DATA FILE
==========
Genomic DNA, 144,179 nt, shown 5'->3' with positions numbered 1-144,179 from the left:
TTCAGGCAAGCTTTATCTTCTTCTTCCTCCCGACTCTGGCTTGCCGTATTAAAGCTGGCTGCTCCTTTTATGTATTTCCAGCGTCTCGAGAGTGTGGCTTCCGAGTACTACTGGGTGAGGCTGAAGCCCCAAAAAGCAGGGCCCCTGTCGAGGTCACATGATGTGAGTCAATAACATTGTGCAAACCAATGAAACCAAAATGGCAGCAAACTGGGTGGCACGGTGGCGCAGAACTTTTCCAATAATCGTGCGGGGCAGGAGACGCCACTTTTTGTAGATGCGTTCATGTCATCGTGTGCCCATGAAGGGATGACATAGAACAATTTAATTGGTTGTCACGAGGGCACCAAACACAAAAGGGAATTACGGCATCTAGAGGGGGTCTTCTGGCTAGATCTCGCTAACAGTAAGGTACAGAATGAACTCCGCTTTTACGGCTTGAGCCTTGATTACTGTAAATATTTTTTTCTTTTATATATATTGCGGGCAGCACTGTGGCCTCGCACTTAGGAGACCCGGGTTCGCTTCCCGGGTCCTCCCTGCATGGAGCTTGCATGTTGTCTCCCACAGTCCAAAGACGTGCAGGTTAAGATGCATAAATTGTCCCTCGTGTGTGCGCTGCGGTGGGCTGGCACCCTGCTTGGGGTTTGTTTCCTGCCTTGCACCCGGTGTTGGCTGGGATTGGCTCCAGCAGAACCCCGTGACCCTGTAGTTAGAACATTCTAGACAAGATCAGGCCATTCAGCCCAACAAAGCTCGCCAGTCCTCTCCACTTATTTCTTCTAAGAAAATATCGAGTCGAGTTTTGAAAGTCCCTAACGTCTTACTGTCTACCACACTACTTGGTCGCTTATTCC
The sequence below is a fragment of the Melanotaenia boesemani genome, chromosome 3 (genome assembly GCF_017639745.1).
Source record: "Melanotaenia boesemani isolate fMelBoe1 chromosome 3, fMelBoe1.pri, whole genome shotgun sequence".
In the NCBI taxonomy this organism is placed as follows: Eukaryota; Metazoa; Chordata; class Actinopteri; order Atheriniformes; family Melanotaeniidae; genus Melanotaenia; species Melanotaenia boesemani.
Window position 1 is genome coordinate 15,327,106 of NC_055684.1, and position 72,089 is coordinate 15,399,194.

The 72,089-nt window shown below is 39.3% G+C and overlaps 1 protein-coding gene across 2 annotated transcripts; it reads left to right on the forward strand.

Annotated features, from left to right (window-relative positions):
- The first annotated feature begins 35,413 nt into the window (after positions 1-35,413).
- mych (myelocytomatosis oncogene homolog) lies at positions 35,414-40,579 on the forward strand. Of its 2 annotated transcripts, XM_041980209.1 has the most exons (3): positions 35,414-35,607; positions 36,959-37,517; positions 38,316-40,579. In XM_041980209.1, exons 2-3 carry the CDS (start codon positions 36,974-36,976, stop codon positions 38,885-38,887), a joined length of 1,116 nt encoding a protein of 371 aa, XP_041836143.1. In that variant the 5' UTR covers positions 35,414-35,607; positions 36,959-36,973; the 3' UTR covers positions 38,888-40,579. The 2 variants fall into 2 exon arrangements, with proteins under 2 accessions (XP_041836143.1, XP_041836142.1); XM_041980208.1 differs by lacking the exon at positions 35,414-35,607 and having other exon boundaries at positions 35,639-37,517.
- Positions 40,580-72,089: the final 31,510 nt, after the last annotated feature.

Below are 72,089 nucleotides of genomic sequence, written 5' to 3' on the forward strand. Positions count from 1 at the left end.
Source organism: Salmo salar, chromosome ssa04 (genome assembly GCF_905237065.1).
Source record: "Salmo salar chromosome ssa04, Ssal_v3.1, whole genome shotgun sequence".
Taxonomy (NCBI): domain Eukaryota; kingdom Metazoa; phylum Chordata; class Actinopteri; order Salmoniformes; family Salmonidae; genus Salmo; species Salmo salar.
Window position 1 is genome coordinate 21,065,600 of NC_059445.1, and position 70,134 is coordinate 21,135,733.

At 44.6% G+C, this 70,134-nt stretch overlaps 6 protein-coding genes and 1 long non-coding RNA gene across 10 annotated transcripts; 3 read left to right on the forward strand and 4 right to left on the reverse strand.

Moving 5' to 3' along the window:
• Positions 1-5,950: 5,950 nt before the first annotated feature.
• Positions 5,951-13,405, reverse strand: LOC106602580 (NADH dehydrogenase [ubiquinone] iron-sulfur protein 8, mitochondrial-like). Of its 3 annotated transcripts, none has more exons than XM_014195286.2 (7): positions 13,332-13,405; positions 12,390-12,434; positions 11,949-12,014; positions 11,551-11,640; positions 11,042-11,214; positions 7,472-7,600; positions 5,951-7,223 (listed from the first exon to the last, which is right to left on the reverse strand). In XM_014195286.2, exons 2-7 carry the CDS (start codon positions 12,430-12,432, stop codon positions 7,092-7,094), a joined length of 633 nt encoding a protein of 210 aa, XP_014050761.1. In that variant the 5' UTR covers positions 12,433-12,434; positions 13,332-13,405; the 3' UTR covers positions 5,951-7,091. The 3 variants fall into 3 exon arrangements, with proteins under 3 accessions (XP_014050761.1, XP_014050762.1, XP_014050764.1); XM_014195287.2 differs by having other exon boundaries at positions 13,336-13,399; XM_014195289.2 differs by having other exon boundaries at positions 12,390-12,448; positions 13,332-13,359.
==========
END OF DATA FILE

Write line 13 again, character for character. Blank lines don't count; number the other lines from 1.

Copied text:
Source organism: Salmo salar, chromosome ssa04 (genome assembly GCF_905237065.1).